Take social media, for example. A technology gap at your company can be most obvious when it comes to blogging or using social networking sites such as Facebook and LinkedIn. While some employees see these sites as productive work tools, others view them as inappropriate and time-wasting activities.
Your company can help bridge this divide with training that shows how social networking and blogging can help market your business and make it more profitable. Properly trained, employees can become proficient in:
- Blogging about your organization and finding opportunities to comment on other blogs, boosting your company's visibility on the Internet;
- Using social networking as a resource for generating new business;
- Providing useful feedback on how to improve recruitment and marketing by using online tools, and
- Researching the Web sites of your company's top rivals and offering tips on how to make your company's online presence more competitive.
Here are six tips to incorporate into your training that can help bring everyone on board when your company wants to make productive use of new technology:
1. Make sure your administrative staff understands the technology and its importance to the bottom line and efficiency of the organization.
2. Bring all employees together at least once to go over the plan. Explain the reasons for the change and the specific benefits of the technology. Outline your expectations and answer questions clearly and completely.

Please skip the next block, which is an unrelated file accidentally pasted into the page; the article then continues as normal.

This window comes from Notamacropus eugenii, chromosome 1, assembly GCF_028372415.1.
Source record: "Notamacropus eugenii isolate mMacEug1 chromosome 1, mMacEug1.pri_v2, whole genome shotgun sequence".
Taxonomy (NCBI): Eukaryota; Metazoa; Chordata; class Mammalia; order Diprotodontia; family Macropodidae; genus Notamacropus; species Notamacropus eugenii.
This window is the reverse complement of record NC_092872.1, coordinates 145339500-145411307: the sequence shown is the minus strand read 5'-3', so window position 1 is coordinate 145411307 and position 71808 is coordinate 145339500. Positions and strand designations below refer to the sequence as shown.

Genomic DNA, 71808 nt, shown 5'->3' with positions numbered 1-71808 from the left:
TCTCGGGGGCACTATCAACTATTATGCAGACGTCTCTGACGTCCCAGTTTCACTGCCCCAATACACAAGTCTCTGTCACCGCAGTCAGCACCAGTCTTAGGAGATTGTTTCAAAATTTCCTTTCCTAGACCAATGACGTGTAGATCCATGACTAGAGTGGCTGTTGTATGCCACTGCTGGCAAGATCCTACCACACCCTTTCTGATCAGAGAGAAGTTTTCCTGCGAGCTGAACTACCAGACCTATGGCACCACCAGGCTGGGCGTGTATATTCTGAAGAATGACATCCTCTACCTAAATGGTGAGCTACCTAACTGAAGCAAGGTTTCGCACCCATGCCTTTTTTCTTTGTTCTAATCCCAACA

3. Keep training sessions relatively short -- say 60 to 90 minutes. Focus on narrow topics each time. Give employees time to digest what they've learned and to see how it helps them do their jobs better.
4. Try to compartmentalize training without breaking groups into obviously age-differentiated categories. If you are able, identify training needs by skill sets. The more technologically inclined employees can go to one series of sessions and quickly learn all the functions of the new applications. Other sessions can be set up for employees who are less comfortable with technology. Trainers can go more slowly with them, focusing first on just what they need to know to do their jobs. Once they learn that, they can move on to other functions of the applications. The point is to let them learn at their own pace.
5. Recognize that some employees may need individual training. For one thing, they may feel their questions are uninformed and balk at asking them in front of colleagues. For another, some may be so slow at grasping the technology they hold the others back. Consider letting some of the skilled employees coach the others. Carefully select and train those you want to be coaches and follow up throughout the process. This type of mentoring not only lets the resistant employees learn in a more comfortable environment, it also gives the coaches some practical experience.
6. Encourage employees unfamiliar with using new technology to reach out to their more skilled colleagues to learn how to best integrate the new practices into their daily routines. And encourage the skilled employees to be receptive to requests for help.